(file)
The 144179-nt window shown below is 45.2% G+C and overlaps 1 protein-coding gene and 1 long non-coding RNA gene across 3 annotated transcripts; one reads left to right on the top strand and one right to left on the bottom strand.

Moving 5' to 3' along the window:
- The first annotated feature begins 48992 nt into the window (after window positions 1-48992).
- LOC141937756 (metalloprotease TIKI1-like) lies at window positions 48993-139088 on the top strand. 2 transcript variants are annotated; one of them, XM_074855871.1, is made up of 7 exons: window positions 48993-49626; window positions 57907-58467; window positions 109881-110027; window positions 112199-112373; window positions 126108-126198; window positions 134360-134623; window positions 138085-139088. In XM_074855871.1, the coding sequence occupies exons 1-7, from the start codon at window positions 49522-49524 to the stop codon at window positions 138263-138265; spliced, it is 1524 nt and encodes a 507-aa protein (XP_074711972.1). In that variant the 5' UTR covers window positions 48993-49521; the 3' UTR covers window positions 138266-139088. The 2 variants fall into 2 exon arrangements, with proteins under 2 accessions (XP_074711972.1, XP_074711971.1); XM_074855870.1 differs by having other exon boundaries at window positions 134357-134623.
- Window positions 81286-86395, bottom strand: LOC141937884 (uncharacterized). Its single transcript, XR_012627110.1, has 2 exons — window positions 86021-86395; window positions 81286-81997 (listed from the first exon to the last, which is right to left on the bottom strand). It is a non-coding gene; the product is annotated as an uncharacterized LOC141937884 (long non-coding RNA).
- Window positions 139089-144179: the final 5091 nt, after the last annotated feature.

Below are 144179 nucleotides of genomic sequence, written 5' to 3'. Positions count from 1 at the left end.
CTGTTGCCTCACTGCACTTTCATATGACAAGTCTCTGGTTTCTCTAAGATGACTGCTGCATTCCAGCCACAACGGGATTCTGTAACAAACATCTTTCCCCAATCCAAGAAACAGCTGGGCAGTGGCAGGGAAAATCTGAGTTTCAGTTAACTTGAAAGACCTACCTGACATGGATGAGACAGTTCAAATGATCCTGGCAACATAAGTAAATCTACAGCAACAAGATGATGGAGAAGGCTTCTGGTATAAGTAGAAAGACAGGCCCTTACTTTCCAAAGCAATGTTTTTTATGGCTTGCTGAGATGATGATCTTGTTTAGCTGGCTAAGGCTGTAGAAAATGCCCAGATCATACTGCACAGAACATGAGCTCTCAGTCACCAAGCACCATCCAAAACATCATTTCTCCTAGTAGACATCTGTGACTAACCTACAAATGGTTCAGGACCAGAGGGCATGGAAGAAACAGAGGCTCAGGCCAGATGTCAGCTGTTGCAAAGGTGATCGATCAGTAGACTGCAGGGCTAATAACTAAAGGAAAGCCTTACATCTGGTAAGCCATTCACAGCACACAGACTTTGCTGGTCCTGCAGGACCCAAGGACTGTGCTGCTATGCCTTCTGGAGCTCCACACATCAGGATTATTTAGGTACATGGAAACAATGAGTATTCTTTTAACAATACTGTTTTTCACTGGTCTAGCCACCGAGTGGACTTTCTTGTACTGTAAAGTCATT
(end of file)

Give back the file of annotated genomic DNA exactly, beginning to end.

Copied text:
The 144179-nt window shown below is 45.2% G+C and overlaps 1 protein-coding gene and 1 long non-coding RNA gene across 3 annotated transcripts; one reads left to right on the top strand and one right to left on the bottom strand.

Moving 5' to 3' along the window:
- The first annotated feature begins 48992 nt into the window (after window positions 1-48992).
- LOC141937756 (metalloprotease TIKI1-like) lies at window positions 48993-139088 on the top strand. 2 transcript variants are annotated; one of them, XM_074855871.1, is made up of 7 exons: window positions 48993-49626; window positions 57907-58467; window positions 109881-110027; window positions 112199-112373; window positions 126108-126198; window positions 134360-134623; window positions 138085-139088. In XM_074855871.1, the coding sequence occupies exons 1-7, from the start codon at window positions 49522-49524 to the stop codon at window positions 138263-138265; spliced, it is 1524 nt and encodes a 507-aa protein (XP_074711972.1). In that variant the 5' UTR covers window positions 48993-49521; the 3' UTR covers window positions 138266-139088. The 2 variants fall into 2 exon arrangements, with proteins under 2 accessions (XP_074711972.1, XP_074711971.1); XM_074855870.1 differs by having other exon boundaries at window positions 134357-134623.
- Window positions 81286-86395, bottom strand: LOC141937884 (uncharacterized). Its single transcript, XR_012627110.1, has 2 exons — window positions 86021-86395; window positions 81286-81997 (listed from the first exon to the last, which is right to left on the bottom strand). It is a non-coding gene; the product is annotated as an uncharacterized LOC141937884 (long non-coding RNA).
- Window positions 139089-144179: the final 5091 nt, after the last annotated feature.

Below are 144179 nucleotides of genomic sequence, written 5' to 3'. Positions count from 1 at the left end.
CTGTTGCCTCACTGCACTTTCATATGACAAGTCTCTGGTTTCTCTAAGATGACTGCTGCATTCCAGCCACAACGGGATTCTGTAACAAACATCTTTCCCCAATCCAAGAAACAGCTGGGCAGTGGCAGGGAAAATCTGAGTTTCAGTTAACTTGAAAGACCTACCTGACATGGATGAGACAGTTCAAATGATCCTGGCAACATAAGTAAATCTACAGCAACAAGATGATGGAGAAGGCTTCTGGTATAAGTAGAAAGACAGGCCCTTACTTTCCAAAGCAATGTTTTTTATGGCTTGCTGAGATGATGATCTTGTTTAGCTGGCTAAGGCTGTAGAAAATGCCCAGATCATACTGCACAGAACATGAGCTCTCAGTCACCAAGCACCATCCAAAACATCATTTCTCCTAGTAGACATCTGTGACTAACCTACAAATGGTTCAGGACCAGAGGGCATGGAAGAAACAGAGGCTCAGGCCAGATGTCAGCTGTTGCAAAGGTGATCGATCAGTAGACTGCAGGGCTAATAACTAAAGGAAAGCCTTACATCTGGTAAGCCATTCACAGCACACAGACTTTGCTGGTCCTGCAGGACCCAAGGACTGTGCTGCTATGCCTTCTGGAGCTCCACACATCAGGATTATTTAGGTACATGGAAACAATGAGTATTCTTTTAACAATACTGTTTTTCACTGGTCTAGCCACCGAGTGGACTTTCTTGTACTGTAAAGTCATT